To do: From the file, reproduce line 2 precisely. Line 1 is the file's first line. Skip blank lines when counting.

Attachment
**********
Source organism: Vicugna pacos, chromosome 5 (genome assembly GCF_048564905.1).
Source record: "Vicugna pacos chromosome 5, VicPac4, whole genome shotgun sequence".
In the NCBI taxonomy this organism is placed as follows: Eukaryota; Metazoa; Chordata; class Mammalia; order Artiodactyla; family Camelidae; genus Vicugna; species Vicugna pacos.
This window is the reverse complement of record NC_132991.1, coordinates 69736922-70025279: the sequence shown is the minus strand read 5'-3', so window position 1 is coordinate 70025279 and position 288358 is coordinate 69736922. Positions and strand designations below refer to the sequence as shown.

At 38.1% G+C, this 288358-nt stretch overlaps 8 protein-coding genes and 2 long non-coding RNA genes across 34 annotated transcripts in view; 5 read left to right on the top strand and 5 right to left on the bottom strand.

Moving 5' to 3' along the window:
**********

Source record: "Vicugna pacos chromosome 5, VicPac4, whole genome shotgun sequence".